• Flash44
    replied
    Why are you forcing him to circle if he is struggling? Obviously something brewing in the foot. If it's an abscess, it will be easier to get it to come out if you are soaking the foot. I've never head of tapping on the foot as a diagnostic, but will defer to the DVM. Hope it's something simple!

    Leave a comment:


  • Docismypony
    replied
    I had a lameness issue with my gelding awhile back came up dead lame couldn't turn in a circle , couldn't walk, thought it was a abscess due to sudden on set, after checking hoof with testers and blocking leg up to the hock only x rays revealed a bone chip and fracture in the hock, definitely recommend x rays before its to late

    Leave a comment:


  • ryansgirl
    replied
    I wouldn't wait on x-rays . I'd get them done ASAP. And if nothing is seen on them then at least you know it's not laminitis, etc. When my mare showed up on three legs one night (found her like that after I got out of work) I immediately called my vet and first thing we did when she showed up was take x-rays - needed to make sure there wasn't any more rotation of the coffin bone. That was a huge relief seeing those instantly. Get the vet back out...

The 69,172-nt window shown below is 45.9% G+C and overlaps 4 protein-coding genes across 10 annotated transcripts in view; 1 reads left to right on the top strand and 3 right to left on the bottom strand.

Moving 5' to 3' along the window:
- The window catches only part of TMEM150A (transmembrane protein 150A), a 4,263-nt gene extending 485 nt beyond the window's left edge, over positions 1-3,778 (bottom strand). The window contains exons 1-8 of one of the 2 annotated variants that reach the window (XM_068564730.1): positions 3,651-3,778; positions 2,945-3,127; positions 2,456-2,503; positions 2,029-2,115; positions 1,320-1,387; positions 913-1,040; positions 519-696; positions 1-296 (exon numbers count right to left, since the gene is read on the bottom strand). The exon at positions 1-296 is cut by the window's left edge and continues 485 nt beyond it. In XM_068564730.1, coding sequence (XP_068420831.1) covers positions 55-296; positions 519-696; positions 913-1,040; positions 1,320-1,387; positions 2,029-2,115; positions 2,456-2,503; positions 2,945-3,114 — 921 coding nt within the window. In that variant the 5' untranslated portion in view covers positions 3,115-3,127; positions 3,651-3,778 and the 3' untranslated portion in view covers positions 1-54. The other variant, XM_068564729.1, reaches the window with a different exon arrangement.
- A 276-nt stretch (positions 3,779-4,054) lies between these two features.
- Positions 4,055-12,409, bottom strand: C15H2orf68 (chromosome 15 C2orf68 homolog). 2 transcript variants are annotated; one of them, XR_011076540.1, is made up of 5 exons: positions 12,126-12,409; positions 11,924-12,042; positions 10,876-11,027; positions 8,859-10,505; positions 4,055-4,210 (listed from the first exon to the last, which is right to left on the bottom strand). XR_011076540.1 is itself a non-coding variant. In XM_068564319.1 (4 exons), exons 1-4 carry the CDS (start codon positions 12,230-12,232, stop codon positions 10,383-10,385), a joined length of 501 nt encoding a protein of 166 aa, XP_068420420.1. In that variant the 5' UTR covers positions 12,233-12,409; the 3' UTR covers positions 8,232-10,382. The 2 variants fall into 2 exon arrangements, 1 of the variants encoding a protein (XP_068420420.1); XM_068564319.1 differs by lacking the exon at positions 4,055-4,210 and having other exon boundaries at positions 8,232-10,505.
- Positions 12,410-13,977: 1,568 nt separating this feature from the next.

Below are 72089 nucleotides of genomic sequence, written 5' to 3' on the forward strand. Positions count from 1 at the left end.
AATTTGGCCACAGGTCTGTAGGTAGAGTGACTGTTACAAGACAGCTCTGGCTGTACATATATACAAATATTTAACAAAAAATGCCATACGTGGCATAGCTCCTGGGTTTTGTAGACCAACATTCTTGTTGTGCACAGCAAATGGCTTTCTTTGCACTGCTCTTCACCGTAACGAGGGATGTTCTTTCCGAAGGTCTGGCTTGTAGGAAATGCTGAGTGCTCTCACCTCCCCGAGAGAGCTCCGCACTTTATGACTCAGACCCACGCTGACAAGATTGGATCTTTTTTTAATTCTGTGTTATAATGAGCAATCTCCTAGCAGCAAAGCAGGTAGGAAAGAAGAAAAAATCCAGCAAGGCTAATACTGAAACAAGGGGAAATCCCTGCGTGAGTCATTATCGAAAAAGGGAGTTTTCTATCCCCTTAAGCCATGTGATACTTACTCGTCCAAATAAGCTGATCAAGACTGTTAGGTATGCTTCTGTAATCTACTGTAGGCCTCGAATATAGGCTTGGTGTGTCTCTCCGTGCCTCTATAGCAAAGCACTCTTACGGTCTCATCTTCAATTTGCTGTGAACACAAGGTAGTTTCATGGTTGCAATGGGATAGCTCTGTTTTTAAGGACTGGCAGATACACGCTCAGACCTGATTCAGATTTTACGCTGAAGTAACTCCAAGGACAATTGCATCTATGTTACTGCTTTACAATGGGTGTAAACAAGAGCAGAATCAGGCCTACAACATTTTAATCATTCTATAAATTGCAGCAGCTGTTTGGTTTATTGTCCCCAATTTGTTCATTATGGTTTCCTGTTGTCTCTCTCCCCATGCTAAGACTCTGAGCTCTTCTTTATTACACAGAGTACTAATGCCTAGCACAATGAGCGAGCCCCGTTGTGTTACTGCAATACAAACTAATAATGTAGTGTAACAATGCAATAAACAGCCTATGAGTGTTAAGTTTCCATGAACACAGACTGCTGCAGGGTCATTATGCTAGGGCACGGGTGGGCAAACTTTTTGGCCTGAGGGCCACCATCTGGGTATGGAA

Out of curiosity has the vet said why he hasn't done x-rays yet??
    Last edited by ryansgirl; Jan. 9, 2015, 09:18 PM.

    Leave a comment:


  • HungarianHippo
    replied
    Originally posted by Flash44 View Post
    My husband, who is a vet, says "When you hear hoofbeats, think horses, not zebras."